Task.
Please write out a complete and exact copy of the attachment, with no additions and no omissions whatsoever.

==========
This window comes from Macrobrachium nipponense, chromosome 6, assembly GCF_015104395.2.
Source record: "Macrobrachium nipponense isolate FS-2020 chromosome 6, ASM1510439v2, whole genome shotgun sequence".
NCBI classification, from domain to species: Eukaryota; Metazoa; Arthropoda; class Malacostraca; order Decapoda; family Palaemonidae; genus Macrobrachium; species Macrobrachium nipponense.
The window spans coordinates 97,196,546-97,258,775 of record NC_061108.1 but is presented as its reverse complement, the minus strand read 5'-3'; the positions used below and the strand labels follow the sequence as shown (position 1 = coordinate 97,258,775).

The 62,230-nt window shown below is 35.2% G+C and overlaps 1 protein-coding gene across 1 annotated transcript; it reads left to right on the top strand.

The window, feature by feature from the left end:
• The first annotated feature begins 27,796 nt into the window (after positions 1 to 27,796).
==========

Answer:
This window comes from Macrobrachium nipponense, chromosome 6, assembly GCF_015104395.2.
Source record: "Macrobrachium nipponense isolate FS-2020 chromosome 6, ASM1510439v2, whole genome shotgun sequence".
NCBI classification, from domain to species: Eukaryota; Metazoa; Arthropoda; class Malacostraca; order Decapoda; family Palaemonidae; genus Macrobrachium; species Macrobrachium nipponense.
The window spans coordinates 97,196,546-97,258,775 of record NC_061108.1 but is presented as its reverse complement, the minus strand read 5'-3'; the positions used below and the strand labels follow the sequence as shown (position 1 = coordinate 97,258,775).

The 62,230-nt window shown below is 35.2% G+C and overlaps 1 protein-coding gene across 1 annotated transcript; it reads left to right on the top strand.

The window, feature by feature from the left end:
• The first annotated feature begins 27,796 nt into the window (after positions 1 to 27,796).